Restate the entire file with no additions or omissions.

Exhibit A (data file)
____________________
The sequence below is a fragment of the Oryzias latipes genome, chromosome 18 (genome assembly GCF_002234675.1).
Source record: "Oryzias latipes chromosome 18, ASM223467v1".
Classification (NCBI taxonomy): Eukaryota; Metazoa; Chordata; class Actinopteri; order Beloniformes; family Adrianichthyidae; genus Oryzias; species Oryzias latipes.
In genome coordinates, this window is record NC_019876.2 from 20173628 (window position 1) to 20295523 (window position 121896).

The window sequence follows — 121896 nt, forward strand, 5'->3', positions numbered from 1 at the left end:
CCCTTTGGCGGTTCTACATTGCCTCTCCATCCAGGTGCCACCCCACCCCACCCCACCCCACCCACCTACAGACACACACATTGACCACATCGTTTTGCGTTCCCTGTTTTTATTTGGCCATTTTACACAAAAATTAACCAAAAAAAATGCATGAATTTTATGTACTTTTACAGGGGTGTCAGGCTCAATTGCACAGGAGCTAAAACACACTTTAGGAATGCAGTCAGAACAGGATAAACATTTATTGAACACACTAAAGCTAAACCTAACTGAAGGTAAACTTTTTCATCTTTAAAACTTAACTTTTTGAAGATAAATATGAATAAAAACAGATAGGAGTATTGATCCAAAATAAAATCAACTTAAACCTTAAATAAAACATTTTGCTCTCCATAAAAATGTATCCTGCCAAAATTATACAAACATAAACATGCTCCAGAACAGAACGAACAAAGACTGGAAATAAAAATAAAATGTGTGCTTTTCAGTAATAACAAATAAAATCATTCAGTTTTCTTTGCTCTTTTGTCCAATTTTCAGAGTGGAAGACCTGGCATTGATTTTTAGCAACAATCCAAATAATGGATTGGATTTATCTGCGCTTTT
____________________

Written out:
The sequence below is a fragment of the Oryzias latipes genome, chromosome 18 (genome assembly GCF_002234675.1).
Source record: "Oryzias latipes chromosome 18, ASM223467v1".
Classification (NCBI taxonomy): Eukaryota; Metazoa; Chordata; class Actinopteri; order Beloniformes; family Adrianichthyidae; genus Oryzias; species Oryzias latipes.
In genome coordinates, this window is record NC_019876.2 from 20173628 (window position 1) to 20295523 (window position 121896).

The window sequence follows — 121896 nt, forward strand, 5'->3', positions numbered from 1 at the left end:
CCCTTTGGCGGTTCTACATTGCCTCTCCATCCAGGTGCCACCCCACCCCACCCCACCCCACCCACCTACAGACACACACATTGACCACATCGTTTTGCGTTCCCTGTTTTTATTTGGCCATTTTACACAAAAATTAACCAAAAAAAATGCATGAATTTTATGTACTTTTACAGGGGTGTCAGGCTCAATTGCACAGGAGCTAAAACACACTTTAGGAATGCAGTCAGAACAGGATAAACATTTATTGAACACACTAAAGCTAAACCTAACTGAAGGTAAACTTTTTCATCTTTAAAACTTAACTTTTTGAAGATAAATATGAATAAAAACAGATAGGAGTATTGATCCAAAATAAAATCAACTTAAACCTTAAATAAAACATTTTGCTCTCCATAAAAATGTATCCTGCCAAAATTATACAAACATAAACATGCTCCAGAACAGAACGAACAAAGACTGGAAATAAAAATAAAATGTGTGCTTTTCAGTAATAACAAATAAAATCATTCAGTTTTCTTTGCTCTTTTGTCCAATTTTCAGAGTGGAAGACCTGGCATTGATTTTTAGCAACAATCCAAATAATGGATTGGATTTATCTGCGCTTTT